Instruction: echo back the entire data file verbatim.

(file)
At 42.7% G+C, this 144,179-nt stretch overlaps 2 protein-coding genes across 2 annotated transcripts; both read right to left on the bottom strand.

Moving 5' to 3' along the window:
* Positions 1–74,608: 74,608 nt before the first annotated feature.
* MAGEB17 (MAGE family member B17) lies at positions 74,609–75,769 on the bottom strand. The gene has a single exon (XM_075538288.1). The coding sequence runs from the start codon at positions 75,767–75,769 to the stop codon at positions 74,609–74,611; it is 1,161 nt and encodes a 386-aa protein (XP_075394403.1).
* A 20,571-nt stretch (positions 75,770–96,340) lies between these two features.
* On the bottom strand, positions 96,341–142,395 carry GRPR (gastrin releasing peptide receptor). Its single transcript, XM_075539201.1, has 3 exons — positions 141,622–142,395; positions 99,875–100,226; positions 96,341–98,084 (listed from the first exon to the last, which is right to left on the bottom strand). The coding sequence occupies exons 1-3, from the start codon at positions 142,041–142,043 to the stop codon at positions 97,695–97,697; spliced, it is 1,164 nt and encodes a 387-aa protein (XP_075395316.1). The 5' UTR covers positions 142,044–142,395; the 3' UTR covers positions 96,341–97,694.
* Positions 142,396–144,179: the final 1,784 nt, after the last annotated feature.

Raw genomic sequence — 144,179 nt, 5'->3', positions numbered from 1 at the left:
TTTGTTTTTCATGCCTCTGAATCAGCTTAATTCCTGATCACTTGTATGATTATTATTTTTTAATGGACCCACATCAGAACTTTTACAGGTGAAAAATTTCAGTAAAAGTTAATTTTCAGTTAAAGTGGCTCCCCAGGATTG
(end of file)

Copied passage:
At 42.7% G+C, this 144,179-nt stretch overlaps 2 protein-coding genes across 2 annotated transcripts; both read right to left on the bottom strand.

Moving 5' to 3' along the window:
* Positions 1–74,608: 74,608 nt before the first annotated feature.
* MAGEB17 (MAGE family member B17) lies at positions 74,609–75,769 on the bottom strand. The gene has a single exon (XM_075538288.1). The coding sequence runs from the start codon at positions 75,767–75,769 to the stop codon at positions 74,609–74,611; it is 1,161 nt and encodes a 386-aa protein (XP_075394403.1).
* A 20,571-nt stretch (positions 75,770–96,340) lies between these two features.
* On the bottom strand, positions 96,341–142,395 carry GRPR (gastrin releasing peptide receptor). Its single transcript, XM_075539201.1, has 3 exons — positions 141,622–142,395; positions 99,875–100,226; positions 96,341–98,084 (listed from the first exon to the last, which is right to left on the bottom strand). The coding sequence occupies exons 1-3, from the start codon at positions 142,041–142,043 to the stop codon at positions 97,695–97,697; spliced, it is 1,164 nt and encodes a 387-aa protein (XP_075395316.1). The 5' UTR covers positions 142,044–142,395; the 3' UTR covers positions 96,341–97,694.
* Positions 142,396–144,179: the final 1,784 nt, after the last annotated feature.

Raw genomic sequence — 144,179 nt, 5'->3', positions numbered from 1 at the left:
TTTGTTTTTCATGCCTCTGAATCAGCTTAATTCCTGATCACTTGTATGATTATTATTTTTTAATGGACCCACATCAGAACTTTTACAGGTGAAAAATTTCAGTAAAAGTTAATTTTCAGTTAAAGTGGCTCCCCAGGATTG